Blend with brown sugar instead.Although this is possible, the results will not be as fluffy or even as white sugar.Brown sugar has extra moisture content, which can make it difficult to pulverize. Look for "free-flowing" brown sugar, or add an extra ½ tsp (2.5mL) cornstarch.
- Do not use this semi-powdered sugar for icing, as it may turn out grainy and dark-tinted.
Tint your sugar.Add color to powdered sugar by mixing in special "decorating dusts" available at baking supply stores. Avoid ordinary food coloring, which may dissolve the sugar.
- If you use the powdered sugar for icing or glazes, just mix in ordinary food coloring to the final result.
Mix in spices.If you decorate baked goods with your sugar or mix it into sweet drinks, add a little flair and flavor. Just toss in cinnamon or your favorite dessert spice into the jar, seal, and shake until blended. To get fancy, look for special powdered flavor extracts at kitchen supply stores.
QuestionCan you use Splenda instead of sugar?wikiHow ContributorCommunity AnswerYes. Splenda is a substitute sugar, but it does taste different than regular sugar. Follow the directions on the box for equivalents.Thanks!
QuestionCan I make a frosting without powder sugar?wikiHow ContributorCommunity AnswerThanks!
QuestionCan powdered sugar be turned into regular sugar?Top AnswererNo, you cannot change powdered sugar into regular sugar.Thanks!
QuestionHow can I make it without a blender?wikiHow ContributorCommunity AnswerYou can make it with a spice grinder instead.Thanks!
QuestionCan powdered sugar be made without cornstarch?wikiHow ContributorCommunity AnswerYou can make powdered sugar by substituting cornstarch with another kind of starch, like tapioca starch. If you omit starch altogether, you would be making caster sugar, which is just ultra-fine sugar granules. This is not always a good substitute for powdered sugar though.Thanks!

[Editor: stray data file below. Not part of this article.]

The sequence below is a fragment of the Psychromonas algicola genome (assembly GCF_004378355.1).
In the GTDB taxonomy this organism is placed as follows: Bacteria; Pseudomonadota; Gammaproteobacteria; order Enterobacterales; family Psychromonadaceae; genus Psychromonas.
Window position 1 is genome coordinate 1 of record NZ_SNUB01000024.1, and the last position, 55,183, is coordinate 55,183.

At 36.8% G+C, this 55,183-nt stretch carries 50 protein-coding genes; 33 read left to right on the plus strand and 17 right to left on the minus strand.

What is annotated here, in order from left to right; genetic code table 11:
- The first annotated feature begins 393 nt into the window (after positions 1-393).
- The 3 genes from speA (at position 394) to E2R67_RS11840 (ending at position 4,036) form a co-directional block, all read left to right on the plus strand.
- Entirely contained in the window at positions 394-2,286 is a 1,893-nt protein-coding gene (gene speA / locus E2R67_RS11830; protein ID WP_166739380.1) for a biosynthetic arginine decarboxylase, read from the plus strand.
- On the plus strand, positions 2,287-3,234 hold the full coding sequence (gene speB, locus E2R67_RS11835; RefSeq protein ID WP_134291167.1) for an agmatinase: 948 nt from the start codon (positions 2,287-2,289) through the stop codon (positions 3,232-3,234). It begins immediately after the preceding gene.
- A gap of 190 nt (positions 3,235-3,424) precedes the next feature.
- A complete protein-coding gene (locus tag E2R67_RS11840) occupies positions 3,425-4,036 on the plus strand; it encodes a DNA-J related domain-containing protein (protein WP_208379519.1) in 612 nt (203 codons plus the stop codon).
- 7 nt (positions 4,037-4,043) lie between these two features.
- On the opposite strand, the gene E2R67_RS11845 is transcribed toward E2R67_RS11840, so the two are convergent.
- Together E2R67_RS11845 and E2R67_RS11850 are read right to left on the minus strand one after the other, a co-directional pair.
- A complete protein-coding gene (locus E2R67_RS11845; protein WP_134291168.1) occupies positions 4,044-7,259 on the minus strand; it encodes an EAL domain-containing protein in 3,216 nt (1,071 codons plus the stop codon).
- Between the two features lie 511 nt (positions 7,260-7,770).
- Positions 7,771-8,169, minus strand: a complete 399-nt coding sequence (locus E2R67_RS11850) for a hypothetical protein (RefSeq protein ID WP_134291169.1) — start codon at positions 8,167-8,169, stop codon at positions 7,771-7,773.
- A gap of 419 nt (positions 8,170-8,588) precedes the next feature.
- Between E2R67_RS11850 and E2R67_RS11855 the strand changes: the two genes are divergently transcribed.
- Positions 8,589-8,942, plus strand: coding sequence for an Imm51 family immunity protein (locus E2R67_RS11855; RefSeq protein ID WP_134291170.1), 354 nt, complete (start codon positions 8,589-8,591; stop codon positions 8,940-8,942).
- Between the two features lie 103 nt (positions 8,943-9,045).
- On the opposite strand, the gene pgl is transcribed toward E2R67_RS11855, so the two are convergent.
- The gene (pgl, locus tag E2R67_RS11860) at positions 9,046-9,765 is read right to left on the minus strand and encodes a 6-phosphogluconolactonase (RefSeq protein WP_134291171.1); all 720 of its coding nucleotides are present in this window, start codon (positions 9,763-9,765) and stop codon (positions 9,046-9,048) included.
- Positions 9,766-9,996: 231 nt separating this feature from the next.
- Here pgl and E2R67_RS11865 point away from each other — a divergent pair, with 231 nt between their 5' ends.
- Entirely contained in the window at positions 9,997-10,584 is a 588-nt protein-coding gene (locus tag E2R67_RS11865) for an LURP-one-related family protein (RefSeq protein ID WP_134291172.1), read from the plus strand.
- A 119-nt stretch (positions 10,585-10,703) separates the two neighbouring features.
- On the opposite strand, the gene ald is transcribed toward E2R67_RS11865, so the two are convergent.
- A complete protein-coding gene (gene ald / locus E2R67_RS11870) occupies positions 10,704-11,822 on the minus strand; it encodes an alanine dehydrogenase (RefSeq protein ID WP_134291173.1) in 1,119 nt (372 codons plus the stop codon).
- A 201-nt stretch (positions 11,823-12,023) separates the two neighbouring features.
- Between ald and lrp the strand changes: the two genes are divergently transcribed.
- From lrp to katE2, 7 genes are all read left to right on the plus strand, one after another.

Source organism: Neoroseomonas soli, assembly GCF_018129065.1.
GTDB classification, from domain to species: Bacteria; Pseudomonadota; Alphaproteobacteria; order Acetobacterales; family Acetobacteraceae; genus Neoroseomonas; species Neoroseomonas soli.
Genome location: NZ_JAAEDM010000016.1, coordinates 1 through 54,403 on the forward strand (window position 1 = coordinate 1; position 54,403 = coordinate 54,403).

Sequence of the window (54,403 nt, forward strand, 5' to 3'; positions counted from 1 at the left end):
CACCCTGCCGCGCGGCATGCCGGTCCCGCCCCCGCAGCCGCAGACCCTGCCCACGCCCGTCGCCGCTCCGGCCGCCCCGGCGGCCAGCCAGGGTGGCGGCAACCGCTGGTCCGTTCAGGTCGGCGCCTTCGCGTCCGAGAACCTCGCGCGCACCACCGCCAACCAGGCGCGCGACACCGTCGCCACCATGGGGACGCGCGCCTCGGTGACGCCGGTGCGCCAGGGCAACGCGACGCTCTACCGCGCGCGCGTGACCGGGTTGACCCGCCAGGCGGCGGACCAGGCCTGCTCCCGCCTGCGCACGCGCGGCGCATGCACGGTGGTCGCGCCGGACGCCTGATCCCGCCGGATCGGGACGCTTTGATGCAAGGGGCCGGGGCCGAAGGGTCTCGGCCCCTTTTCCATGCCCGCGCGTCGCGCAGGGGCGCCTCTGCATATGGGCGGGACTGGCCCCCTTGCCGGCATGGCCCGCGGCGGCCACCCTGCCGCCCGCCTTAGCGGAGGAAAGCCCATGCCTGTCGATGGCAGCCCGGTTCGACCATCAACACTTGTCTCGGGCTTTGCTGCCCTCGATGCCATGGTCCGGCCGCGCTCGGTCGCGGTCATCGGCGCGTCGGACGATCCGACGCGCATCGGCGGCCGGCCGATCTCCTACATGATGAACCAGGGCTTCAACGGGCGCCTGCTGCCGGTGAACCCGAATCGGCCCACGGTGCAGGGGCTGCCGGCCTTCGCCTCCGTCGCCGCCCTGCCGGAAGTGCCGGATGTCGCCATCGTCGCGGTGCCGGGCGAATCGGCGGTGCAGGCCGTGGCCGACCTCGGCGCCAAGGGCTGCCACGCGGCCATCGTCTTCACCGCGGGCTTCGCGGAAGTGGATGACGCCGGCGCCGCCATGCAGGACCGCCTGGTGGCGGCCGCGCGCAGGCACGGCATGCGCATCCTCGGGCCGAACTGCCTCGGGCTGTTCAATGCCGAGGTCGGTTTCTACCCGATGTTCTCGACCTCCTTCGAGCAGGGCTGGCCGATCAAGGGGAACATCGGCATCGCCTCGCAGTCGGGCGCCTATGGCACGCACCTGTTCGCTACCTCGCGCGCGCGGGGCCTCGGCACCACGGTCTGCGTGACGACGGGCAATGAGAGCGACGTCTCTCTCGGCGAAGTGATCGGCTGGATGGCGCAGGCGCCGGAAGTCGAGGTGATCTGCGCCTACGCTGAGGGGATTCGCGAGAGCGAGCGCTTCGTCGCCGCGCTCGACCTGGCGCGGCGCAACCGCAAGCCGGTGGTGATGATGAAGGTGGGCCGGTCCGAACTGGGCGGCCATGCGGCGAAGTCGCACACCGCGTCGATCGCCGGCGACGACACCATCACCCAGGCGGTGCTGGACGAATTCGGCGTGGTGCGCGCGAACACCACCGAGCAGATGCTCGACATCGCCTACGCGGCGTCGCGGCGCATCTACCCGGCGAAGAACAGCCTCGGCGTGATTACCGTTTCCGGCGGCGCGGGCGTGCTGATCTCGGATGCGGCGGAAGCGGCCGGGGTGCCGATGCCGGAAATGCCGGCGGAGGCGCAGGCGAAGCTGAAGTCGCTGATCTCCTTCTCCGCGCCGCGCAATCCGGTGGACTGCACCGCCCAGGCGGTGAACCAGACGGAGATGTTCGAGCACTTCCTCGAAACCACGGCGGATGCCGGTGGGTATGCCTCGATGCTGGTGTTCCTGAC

QuestionCan I use powdered sugar to bake a cake?wikiHow ContributorCommunity AnswerNo, you have to use granulated sugar for this.Thanks!
QuestionWill brown and white sugar have similar tastes?wikiHow ContributorCommunity AnswerNo. Brown sugar has molasses in it, which makes it moister and sweeter.Thanks!
How many grams of cornstarch will I use for grinding 25000 grams of granulated sugar?
Why is Cornstarch needed. And is there a possible replacement? I don't have any.
Can I use something else in the place of cornstarch?
Can I substitute the cornstarch with cornflour?
How do I make powder sugar with a food processor?
To make powdered sugar, start by measuring out 1 1/2 cups of sugar into your blender and adding 1 1/2 teaspoons of cornstarch. Next, blend the mixture for between 1-3 minutes or until the sugar has been blended into a powder. Finally, let the powdered sugar settle in the blender before sifting it through a fine sieve.
- You can grind white granulated sugar in a mortar and pestle as well, if you have the patience.
- Powdered sugar and granulated sugar are not interchangeable in most recipes. The starch in the powdered sugar will absorb moisture in dough and batter, and the smaller grains are ineffective at creaming butter.Going the other way, granulated sugar will add an unpleasant grainy texture to your icing.